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A South Jersey couple created a massive sand sculpture to thank health-care workers on the front lines of the coronavirus pandemic

The six-ton sand sculpture depicts a woman with a surgical mask and a tear in her eye holding the world in her hands and the message "thank you health workers."

Artists John Gowdy, right, and Laura Cimador Gowdy, his wife, left, have used their quarantine time to create a 6-ton sand sculpture thanking health-care workers for their courage.
Artists John Gowdy, right, and Laura Cimador Gowdy, his wife, left, have used their quarantine time to create a 6-ton sand sculpture thanking health-care workers for their courage.Read moreMICHAEL BRYANT / Staff Photographer

From her South Jersey home, Laura Cimador-Gowdy watched in fear as the coronavirus ravaged her native Italy. Her relatives relayed grim messages about sick friends. Then, the pandemic hit the United States.

Through it all, she could not stop thinking about the courage of health-care workers, who often sit with coronavirus patients as they die, in lieu of family members who are forced to stay away.

Patients “die in the arms of the health-care workers. They are our angels," she said. “There is no thank-you big enough for these people.”

She and her husband, John Gowdy, have done their best to capture their gratitude.

During their time in isolation, they’ve created a six-ton sand sculpture that bears the message “Thank you health workers." A woman with a surgical mask is depicted, she has a tear in her eye and holds the world in her hands.

The massive tribute sits in the couple’s backyard in Galloway, and has only been seen in person by the Gowdy family and an occasional intrigued passerby. But images of the sculpture have been viewed and shared hundreds of thousands of times on social media.

The couple said they have been “overwhelmed” by messages from health-care workers, ordinary people, and grieving families, who tell them they, too, are at a loss for the right words to express their thanks to doctors and nurses who were there in their loved ones’ final moments.

“There is nothing bigger that a human being can do for another human being,” Cimador-Gowdy said.

For her and her husband, both artists, a sculpture was the natural way to pay tribute.

John Gowdy, a 62-year-old retired Atlantic City Fire Department captain, is a professional sand carver. More than three decades ago, he started making sand castles with shells and Popsicle sticks on Jersey Shore beaches, mostly to entertain his three young children.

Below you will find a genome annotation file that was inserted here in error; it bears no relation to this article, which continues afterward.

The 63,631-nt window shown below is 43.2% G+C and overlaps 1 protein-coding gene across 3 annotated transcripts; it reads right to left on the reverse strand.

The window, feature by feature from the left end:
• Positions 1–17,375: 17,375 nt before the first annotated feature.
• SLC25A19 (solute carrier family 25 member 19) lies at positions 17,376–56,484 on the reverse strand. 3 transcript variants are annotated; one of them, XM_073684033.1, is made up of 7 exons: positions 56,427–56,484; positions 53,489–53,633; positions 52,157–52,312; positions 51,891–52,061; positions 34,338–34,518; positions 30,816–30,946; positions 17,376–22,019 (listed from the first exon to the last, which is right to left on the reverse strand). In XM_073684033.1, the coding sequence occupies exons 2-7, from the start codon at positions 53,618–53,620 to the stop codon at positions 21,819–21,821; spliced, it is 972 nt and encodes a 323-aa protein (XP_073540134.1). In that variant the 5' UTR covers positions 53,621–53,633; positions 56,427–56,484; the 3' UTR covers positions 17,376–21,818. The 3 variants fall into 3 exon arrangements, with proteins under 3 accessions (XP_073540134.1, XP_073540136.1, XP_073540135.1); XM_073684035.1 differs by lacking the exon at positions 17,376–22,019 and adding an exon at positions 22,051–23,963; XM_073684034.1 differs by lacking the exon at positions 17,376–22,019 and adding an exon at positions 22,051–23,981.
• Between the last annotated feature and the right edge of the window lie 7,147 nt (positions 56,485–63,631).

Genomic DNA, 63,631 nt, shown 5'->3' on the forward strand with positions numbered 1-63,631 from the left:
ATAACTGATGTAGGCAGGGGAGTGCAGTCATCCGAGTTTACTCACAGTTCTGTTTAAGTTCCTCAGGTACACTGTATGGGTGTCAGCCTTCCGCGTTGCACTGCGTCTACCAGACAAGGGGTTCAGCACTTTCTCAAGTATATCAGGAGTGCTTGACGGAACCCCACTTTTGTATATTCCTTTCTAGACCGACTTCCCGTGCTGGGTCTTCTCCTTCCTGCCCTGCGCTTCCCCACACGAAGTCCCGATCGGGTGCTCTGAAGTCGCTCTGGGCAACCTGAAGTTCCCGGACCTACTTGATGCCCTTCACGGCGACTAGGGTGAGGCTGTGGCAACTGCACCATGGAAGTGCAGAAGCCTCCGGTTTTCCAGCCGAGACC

Other beach-goers ogled at the family’s creations, and they began competing in local sand contests as a team, calling themselves “the Rowdy Gowdys." Since then, Gowdy has gone on to win national and international sand-sculpting competitions.

Cimador-Gowdy, a 51-year-old former schoolteacher, does oil painting, and met her husband when he was competing in sand-sculpting on an Italian beach near her childhood home. The couple lived in Italy for more than a decade before returning last year to the Atlantic City area, where Gowdy grew up.

Their most recent creation began with a sketch of a health-care worker holding the outline of Italy, which was for a time the European epicenter of the pandemic. Cimador-Gowdy was born in a town in northern Italy, the country’s hardest-hit area.

Last month, as she heard frightening reports from her family, she and her husband turned that sketch into a sculpture. In their backyard, they have an in-ground pool full of sand — which Gowdy calls his giant personal “sand box” — from which they built the piece. The first iteration read: ”Forza Italia. Italy Strong.”

As the pandemic spread to the United States, and New Jersey saw death tolls rise, the couple agreed they should update the sculpture. Last week, they placed the finishing touches on the global tribute. Cimador-Gowdy’s 19-year-old son, Ludovico Menegon, created a time-lapse video of the entire process, showing the sculpture’s evolution.

The sand creation cannot be moved, Gowdy said. But when the pandemic relents, he wants to re-create the image in marble and display it somewhere. Perhaps outside a hospital, he said, to remind everyone not to forget “the people who hopefully rescue us.”